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Langley cow’s death remains a mystery this weekend
There’s a whodunnit on South Whidbey and it has nothing to do with Langley’s Mystery Weekend.
This mystery involves a healthy black Angus cow found dead by its owner, Diane Schneider, on her farm near Midvale off Maxwelton Road.
“I’ve got 11,” she said when asked how many cows she has. “I had 12 until just a few hours ago.”
She was standing over the body of what was a healthy 6-year-old cow. She discovered its carcass lying in the corner of a muddy, grassy pasture.
The other 11 cows, including the dead cow’s 6-month-old calf, huddled next to a fence near the house.
Schneider fed the cows that morning and found the dead one at 1 p.m. The cow’s calf was at its side.
“The calf was suckling even though she was dead,” Schneider said, estimating the value of the cow at $1,500.
“It can eat by itself,” she added, referring to the calf.
There were no footprints from other animals near the dead cow, which looked like it could have been peacefully lying down to catch the last rays of the fading sun. There was nothing abnormal about it except for one side of its face.
Something or someone had stripped away the hide on the left side of the face, from below the eye to the jawline.
Carol Barnes, Animal Control officer, examined the cow.
“I didn’t see any bite marks or lacerations on the rear or throat,” she said, ruling out coyotes or a pack of dogs. There was no damage to the heels, throat, udder, ears or nose.
Barnes, perplexed, took photos and later emailed them to the U.S. Department of Agriculture and Island County Coroner Robert Bishop.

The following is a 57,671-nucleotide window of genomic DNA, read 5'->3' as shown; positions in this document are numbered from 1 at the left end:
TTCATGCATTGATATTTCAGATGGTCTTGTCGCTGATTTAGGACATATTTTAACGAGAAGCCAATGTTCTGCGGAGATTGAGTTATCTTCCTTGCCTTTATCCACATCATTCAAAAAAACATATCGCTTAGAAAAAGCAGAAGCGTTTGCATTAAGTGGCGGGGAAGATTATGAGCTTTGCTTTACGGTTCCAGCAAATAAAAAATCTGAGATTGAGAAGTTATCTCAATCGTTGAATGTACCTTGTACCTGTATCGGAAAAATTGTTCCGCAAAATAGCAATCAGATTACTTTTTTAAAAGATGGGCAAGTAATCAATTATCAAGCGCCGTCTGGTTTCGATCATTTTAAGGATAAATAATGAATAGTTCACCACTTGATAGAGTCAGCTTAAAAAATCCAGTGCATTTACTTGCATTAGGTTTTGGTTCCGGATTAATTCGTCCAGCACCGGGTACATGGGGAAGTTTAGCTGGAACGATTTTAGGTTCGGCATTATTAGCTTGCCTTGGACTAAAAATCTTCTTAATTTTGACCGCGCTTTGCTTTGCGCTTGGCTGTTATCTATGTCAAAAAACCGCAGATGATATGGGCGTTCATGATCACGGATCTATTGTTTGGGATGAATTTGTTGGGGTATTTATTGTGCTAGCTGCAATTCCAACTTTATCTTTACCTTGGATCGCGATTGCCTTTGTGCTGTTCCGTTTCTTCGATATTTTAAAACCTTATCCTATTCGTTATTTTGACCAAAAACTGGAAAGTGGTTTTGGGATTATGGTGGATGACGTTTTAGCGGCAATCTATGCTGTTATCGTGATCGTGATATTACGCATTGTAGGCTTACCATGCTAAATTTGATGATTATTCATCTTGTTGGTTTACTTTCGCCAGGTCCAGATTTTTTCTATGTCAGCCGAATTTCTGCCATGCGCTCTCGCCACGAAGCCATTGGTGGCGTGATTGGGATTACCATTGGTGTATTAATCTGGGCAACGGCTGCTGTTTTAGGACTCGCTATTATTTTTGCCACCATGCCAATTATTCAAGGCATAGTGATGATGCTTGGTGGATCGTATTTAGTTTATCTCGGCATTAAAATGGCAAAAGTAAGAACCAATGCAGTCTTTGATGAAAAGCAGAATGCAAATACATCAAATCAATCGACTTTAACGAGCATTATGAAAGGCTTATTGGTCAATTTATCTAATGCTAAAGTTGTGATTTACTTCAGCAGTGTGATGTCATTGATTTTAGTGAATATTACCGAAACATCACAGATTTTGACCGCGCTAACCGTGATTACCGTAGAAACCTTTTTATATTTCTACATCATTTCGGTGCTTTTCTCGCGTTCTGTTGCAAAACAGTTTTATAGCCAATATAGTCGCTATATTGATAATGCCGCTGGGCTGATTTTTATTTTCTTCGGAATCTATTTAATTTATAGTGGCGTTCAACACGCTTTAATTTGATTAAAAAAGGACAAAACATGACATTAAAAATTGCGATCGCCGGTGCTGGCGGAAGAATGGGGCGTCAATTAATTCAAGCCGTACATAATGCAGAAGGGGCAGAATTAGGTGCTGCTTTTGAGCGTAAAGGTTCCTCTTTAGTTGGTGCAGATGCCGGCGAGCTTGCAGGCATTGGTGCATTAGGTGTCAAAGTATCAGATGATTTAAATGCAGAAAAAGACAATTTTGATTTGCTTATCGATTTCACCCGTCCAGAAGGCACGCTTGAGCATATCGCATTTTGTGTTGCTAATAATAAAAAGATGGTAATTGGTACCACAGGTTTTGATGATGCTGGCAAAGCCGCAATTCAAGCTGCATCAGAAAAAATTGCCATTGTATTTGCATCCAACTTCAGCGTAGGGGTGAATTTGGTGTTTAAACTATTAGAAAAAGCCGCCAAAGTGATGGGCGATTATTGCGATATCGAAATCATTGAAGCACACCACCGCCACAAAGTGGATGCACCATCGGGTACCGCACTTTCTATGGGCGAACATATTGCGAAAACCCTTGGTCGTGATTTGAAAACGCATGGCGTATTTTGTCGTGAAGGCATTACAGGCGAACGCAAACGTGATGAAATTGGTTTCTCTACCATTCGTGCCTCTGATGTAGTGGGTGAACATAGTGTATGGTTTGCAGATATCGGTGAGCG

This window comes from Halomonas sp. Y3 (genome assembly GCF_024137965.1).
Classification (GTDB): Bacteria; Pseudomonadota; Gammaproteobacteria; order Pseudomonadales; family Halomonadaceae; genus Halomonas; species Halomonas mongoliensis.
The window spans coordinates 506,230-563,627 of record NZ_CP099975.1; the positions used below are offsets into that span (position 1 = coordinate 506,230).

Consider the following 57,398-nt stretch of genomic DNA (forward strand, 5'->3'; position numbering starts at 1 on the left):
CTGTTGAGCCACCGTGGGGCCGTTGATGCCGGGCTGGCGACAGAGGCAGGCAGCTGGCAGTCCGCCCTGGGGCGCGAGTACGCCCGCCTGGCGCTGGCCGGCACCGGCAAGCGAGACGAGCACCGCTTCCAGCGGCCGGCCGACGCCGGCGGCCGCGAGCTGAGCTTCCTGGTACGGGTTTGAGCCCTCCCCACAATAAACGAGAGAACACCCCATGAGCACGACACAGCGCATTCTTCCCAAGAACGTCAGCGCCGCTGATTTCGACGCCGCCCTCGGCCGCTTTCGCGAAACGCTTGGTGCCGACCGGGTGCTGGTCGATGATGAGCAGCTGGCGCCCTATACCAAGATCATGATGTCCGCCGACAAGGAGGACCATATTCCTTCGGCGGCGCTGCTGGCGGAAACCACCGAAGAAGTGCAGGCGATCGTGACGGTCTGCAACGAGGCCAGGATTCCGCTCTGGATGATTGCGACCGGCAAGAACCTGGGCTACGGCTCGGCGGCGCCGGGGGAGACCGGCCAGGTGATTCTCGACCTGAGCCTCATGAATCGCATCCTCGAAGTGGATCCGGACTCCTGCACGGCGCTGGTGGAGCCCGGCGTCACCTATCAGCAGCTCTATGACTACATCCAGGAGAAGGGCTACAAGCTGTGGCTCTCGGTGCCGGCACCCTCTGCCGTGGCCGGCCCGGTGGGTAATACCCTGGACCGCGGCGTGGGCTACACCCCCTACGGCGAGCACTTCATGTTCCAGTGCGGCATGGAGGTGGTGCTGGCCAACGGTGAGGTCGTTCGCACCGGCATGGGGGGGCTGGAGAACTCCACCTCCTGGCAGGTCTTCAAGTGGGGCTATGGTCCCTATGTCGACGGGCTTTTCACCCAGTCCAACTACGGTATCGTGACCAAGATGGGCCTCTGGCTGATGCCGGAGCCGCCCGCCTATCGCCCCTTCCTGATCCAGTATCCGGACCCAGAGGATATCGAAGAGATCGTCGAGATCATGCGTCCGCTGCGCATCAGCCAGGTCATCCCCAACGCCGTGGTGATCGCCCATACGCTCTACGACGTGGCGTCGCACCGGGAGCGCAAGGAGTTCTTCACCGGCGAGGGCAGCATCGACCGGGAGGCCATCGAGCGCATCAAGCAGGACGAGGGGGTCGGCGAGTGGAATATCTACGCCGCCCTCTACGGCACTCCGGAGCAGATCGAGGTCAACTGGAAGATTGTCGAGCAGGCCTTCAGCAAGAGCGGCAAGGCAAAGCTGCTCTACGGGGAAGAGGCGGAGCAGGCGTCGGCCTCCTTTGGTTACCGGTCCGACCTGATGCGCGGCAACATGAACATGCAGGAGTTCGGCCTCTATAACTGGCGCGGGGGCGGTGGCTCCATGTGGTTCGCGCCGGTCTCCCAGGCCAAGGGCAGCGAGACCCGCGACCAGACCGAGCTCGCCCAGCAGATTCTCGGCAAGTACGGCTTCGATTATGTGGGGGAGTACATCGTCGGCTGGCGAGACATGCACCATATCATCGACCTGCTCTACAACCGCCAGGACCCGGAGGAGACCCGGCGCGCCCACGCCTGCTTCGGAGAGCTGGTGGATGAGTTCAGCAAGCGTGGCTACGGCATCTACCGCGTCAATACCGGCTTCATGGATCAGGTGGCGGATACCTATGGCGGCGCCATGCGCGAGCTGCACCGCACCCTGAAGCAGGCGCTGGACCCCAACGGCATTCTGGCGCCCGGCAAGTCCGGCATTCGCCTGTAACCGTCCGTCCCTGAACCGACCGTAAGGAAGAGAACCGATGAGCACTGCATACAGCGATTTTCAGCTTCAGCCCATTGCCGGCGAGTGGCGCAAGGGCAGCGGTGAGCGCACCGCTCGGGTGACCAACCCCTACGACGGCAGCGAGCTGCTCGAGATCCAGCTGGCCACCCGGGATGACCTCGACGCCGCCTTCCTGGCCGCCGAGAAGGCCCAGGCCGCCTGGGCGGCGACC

Bishop is the elected county coroner, but keeps his veterinarian’s license up to date.
“All I can tell is that this cow died a sudden death,” Bishop said.
He ruled out natural disease or death by another animal.
“The skin laceration was post-mortem,” he said, noting the small amount of blood on the ground.
“This cow did not struggle; that’s soft ground, she’s not dirty,” the coroner said. “She just dropped where she was standing.”
He too ruled out coyotes or other predators, saying they go for the soft parts of an animal.
He was puzzled by the missing skin from the face.
“It’s not a single cut from the back to the muzzle, there are two irregular edges that don’t really fit,” he said. “So a section was taken when she was already on the ground and dead … something or someone took a hunk of skin not consistent with a predator.”
Matt Cleland, district supervisor and wildlife biologist for the USDA, said from the pictures he saw, “We can’t make a decision on anything, there’s no signs of any kind of predation … It looks like somebody actually cut that cow’s head.
“From the type of cut it was not a predator.”
Cleland and Bishop both said they have seen many dead animals, both wild and domestic, and neither has ever seen anything like this.
“The whole entire hide is intact, somebody cut that cow from nose to back of head, a very clean cut, a very long cut.”
No major facial artery was cut because then the cow would have bled out, Cleland said.
The cow was buried soon after its death so this killing near Langley may remain a mystery.
Barnes said anyone with information about the incident should call 911.